What does being a second class C Suite member look like?
“I feel like a second class C Suite member” said a #CTO recently.
#1 He has zero budget under his control.
He has to ask for budget approval:
✓ to buy resources (eg Azure, AWS, Google Cloud) for engineering,
✓ for budget for tech training
✓ for his coaching,
✓ and permission every time he wants to hire someone new.
#2 He doesn’t get feedback:
✓ No clear and actionable feedback from his manager, the CEO.
✓ No clear actions agreed with the CEO about next steps at the end of the (rare!) one to ones he has with her.
✓ One to ones are random, usually just to be barked orders at by the CEO.
#3 He’s only invited to C Suite meetings and board meetings to:
✓ tell them when tech things will be delivered
✓ report to investors on tech strategy.
✓ He’s never included in business decisions,
✓ The business strategy was done without him, but
✓ He was expected to create a tech strategy to deliver the business strategy.
✓ He doesn’t get told the company’s financials/progress.
He feels left out.
It sounded terrible — so I asked:
✓ What did the CEO say when you asked to attend the C Suite meetings?
CTO: I haven’t asked that.
Me: Why not!?
CTO: Because I assumed that if they wanted me there, they’d invite me.
Me: What if they assume that if you want to be there, you’ll ask to attend?
CTO: Surprised face.
CEOs told me in research I did in 2019 why they don’t insist that CTOs attend the C Suite meetings, here’s the common reply:
“Because he speaks a very different language to the rest of the C Suite, he clearly doesn’t understand the wider business problems we’re discussing and he probably feels out of his depth. He certainly came across like that when he commented on strategy proposals in the meeting. We stopped inviting him to stop wasting his time and let him geek out, which seemed much more what he was into.”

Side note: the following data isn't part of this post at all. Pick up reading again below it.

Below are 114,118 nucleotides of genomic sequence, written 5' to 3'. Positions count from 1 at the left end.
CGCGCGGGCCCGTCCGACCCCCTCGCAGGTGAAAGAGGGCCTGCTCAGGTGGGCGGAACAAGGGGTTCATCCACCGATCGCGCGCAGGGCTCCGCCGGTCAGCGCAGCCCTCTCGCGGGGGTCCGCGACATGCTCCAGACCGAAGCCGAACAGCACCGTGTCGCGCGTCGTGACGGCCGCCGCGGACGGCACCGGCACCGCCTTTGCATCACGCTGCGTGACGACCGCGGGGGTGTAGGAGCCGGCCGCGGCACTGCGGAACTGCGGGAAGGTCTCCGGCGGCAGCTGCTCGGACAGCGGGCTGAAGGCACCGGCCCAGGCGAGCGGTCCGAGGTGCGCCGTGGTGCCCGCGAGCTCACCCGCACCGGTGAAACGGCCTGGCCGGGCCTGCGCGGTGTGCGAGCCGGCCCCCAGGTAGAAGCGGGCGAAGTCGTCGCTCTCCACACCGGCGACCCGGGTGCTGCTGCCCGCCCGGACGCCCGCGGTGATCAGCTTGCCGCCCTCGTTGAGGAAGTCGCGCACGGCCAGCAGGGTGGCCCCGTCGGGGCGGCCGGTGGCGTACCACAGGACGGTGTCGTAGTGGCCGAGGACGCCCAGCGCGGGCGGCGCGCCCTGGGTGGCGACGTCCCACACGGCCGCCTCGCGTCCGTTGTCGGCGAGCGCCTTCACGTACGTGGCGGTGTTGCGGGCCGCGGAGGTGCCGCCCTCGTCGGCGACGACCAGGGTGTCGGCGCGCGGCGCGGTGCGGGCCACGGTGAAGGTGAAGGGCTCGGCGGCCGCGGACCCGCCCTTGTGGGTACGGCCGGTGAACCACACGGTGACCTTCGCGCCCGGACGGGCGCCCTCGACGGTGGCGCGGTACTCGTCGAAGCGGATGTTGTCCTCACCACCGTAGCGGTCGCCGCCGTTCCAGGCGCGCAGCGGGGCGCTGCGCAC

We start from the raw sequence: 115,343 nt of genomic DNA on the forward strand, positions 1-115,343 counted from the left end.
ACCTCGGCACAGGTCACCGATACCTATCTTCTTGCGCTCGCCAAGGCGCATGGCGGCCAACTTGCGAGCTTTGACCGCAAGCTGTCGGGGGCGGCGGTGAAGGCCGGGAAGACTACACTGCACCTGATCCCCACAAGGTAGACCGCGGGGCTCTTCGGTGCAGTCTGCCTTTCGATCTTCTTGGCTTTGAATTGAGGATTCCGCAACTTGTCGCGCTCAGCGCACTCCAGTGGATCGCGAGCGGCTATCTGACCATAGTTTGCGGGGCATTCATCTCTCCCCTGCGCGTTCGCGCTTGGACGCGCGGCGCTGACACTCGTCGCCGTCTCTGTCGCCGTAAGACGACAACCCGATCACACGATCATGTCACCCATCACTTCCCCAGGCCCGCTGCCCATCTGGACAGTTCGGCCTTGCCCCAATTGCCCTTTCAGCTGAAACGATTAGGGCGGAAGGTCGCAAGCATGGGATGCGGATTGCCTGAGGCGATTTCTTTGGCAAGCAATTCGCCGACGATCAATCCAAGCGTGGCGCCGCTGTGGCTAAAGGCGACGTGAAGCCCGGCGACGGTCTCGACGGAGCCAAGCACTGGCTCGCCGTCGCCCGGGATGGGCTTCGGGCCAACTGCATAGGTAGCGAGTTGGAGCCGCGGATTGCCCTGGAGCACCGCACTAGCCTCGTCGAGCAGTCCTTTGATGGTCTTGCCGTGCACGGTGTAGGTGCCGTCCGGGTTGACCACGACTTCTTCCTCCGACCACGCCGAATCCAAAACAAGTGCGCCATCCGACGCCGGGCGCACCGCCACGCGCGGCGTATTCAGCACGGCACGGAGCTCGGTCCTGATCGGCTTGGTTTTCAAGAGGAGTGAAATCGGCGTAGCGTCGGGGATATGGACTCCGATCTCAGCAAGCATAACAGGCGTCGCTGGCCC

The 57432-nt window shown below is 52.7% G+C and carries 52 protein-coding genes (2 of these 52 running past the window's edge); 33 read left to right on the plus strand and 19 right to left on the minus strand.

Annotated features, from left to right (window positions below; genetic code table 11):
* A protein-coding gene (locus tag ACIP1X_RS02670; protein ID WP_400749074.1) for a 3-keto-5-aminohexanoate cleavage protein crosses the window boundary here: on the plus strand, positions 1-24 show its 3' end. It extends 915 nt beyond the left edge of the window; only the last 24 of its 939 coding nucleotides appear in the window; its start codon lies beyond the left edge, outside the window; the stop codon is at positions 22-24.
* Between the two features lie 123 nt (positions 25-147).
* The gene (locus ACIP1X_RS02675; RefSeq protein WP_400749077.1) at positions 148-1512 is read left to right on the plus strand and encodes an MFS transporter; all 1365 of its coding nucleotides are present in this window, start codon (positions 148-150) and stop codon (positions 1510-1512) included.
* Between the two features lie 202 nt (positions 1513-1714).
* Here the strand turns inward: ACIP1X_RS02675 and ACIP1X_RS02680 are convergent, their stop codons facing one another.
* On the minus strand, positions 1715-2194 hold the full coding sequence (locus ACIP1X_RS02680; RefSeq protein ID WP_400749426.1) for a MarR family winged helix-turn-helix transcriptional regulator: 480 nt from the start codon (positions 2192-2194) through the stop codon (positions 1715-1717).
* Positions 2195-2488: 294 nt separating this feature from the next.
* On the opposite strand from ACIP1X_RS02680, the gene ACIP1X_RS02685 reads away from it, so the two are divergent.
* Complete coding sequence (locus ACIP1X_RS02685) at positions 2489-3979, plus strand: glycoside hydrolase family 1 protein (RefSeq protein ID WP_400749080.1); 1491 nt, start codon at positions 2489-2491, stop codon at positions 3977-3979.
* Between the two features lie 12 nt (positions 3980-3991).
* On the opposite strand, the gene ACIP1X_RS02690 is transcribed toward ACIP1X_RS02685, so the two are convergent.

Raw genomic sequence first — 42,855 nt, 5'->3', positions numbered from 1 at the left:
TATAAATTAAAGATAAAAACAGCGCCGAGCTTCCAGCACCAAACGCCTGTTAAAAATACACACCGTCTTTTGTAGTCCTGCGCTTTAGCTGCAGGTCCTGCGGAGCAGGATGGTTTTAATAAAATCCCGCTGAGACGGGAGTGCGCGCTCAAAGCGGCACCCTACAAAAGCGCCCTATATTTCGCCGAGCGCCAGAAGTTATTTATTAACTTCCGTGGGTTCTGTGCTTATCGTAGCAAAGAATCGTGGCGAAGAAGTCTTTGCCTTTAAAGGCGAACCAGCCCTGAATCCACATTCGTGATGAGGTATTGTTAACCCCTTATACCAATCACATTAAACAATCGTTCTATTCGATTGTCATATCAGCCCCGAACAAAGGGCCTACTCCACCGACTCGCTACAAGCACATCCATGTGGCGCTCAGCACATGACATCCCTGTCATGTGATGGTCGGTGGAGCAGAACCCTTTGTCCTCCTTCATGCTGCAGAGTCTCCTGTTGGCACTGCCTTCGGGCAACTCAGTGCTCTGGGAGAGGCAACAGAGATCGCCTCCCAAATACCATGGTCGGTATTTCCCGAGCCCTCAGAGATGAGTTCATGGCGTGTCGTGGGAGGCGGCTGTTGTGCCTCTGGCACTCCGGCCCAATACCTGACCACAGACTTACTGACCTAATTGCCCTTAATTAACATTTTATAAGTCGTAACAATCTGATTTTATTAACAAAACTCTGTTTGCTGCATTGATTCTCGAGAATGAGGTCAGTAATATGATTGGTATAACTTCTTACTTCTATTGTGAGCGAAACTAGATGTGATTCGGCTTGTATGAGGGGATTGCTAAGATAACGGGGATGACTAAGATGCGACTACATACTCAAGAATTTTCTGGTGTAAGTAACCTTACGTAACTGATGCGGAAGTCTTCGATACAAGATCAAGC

It’s a two way street:
✓ the CTO often doesn’t speak “business”
✓ the C Suite definitely doesn’t speak “geek”/tech
✓ no one is stepping up to translate and bridge that gap.
A good advisor to the CTO who understands business and strategy, not just tech, can help a CTO with this.
However, more often than not, CTOs chose advisors/mentors who are very technical themselves, without much experience of building a business case.
In fact, the key reason CTOs chose me is not because of my tech skills (I can’t code to save my life!) but because of my business skills.
Because I can “translate” tech into business and vice versa.
The CTOs I work with understand the importance of “speaking business”, conveying the tech stack into business outcomes, so they’ no longer feel like a second class C member.
Now looking back at the statement of the #CEO about CTOs and match that with the CTO’s points 1–3 above — can you see what happened?